On January 1, emblazoned on the cover of every popular magazine, we find words touting the latest miracle diet. And we are gullible souls; we buy and read and try. Those same magazines sabotage with a hundred pages of full-color, fattening foods. They feature Aunt Helen’s famous pecan pie.
Like millions of Americans, I am one of those people who whip off their glasses before stepping on the scale. Every ounce counts. One of six children, I am blessed with a fraternal twin sister. Being a twin invites daily comparison in almost all aspects of life. My sister is small, thin, and wiry. People divided us six children up into those who favored my father’s side of the family, thin, and those who favored my mother’s. Body types on my mother’s side were round. My older brother and I fit the maternal body type. Auntie Liz offered me sympathy in my perennial quest to remake my body. “You can’t make a greyhound out of a pug.”
In my childhood we weren’t as vitamin-conscious. It gave us considerably more latitude in trying peculiar remedies: weird diets. My first diet was one consisting entirely of bananas and milk. Next came the grapefruit and hard-boiled eggs diet, followed by one emphasizing drinking eight glasses of water, next one that allowed the participant to eat all the green beans she could hold, then the liquid formula food, counting pink and yellow and green squares, and figuring food exchanges. I have listened to a lecturer assert that a muffin made of an egg and dry bread crumbs is every bit as tempting as one made with butter, flour, sugar . . ..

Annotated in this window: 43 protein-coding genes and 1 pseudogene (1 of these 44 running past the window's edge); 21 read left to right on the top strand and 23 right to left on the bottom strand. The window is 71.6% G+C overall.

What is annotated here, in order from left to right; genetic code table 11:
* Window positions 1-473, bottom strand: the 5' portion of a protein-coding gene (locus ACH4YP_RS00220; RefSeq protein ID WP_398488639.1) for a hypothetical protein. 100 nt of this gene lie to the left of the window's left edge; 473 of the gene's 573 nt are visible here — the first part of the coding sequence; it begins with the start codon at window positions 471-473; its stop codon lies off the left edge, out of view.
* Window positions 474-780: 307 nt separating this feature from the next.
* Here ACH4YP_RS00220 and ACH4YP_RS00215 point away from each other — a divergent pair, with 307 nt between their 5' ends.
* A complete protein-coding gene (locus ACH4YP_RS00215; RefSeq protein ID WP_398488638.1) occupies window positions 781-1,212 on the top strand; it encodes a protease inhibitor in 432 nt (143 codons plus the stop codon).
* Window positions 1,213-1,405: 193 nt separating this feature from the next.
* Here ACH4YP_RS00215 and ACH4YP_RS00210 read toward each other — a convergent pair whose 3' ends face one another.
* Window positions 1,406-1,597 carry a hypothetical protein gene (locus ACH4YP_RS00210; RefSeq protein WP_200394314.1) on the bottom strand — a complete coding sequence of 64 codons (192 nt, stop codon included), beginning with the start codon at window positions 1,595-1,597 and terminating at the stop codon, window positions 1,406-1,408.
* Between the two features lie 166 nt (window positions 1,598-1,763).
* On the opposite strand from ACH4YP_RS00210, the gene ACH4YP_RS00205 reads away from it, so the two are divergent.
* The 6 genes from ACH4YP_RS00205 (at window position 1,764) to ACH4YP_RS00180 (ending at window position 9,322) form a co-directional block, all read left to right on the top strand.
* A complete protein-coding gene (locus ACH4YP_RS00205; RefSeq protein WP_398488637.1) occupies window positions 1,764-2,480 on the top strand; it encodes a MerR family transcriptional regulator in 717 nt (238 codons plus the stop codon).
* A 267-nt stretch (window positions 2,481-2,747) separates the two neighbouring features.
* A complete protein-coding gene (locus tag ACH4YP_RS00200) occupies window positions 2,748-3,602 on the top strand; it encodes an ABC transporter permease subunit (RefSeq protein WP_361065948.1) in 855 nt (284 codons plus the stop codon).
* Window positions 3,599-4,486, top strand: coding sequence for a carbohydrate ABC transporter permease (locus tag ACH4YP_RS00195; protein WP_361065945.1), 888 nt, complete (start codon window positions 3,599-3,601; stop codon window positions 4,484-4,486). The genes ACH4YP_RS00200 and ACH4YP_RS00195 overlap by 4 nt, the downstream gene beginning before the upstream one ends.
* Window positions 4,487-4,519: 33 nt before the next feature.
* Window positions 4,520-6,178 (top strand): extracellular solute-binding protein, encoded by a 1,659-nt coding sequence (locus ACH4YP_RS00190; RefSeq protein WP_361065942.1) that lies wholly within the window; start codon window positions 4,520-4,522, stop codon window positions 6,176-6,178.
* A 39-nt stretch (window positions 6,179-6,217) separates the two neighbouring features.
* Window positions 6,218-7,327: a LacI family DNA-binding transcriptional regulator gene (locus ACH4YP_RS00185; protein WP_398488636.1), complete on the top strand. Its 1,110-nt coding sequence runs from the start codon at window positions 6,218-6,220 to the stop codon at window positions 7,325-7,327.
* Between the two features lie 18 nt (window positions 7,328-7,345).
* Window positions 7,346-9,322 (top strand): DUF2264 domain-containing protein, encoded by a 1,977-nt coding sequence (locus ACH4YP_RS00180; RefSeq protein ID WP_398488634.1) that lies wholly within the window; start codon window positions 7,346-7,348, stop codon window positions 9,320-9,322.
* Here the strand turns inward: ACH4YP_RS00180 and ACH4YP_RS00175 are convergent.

Lamenting to my husband’s physician about this never-ending quest for a successful diet—one in which the dieter not only takes off extra weight, but keeps it off—I was assuaged by his observations. We humans are faced each day with complex, multi-faceted problems and we yearn for simple answers. He observed that some body types are gas-guzzlers, requiring much more fuel to perform their daily tasks than others. At yet another level we have not explored the long-term effects of starving our bodies, noting that in doing so, we may be training our bodies to overcompensate the next time we limit caloric intake. We humans in our caveman days were designed to be able to withstand periods of starvation. All in all, he concluded, we fail to recognize the multiple influences and interactions of heredity and environment.
Meanwhile a new discovery has hit the headlines. Our bodies have brown fat—a calorie-consuming, heat-generating, internal furnace. Researchers activated the brown fat in mice, causing a huge weight loss, by subjecting them to a shivering 41-degree existence for a week, even as the mice consumed a high-fat diet.
Innovation is the life-blood of our economy. I’m ready to go. Rent that room, turn off the heat, and turn up the refrigeration. We’ll shiver our way to thin. I think I’ll name my new franchise: Quakes.
*This article first appeared in Northwest Prime Time, January, 2012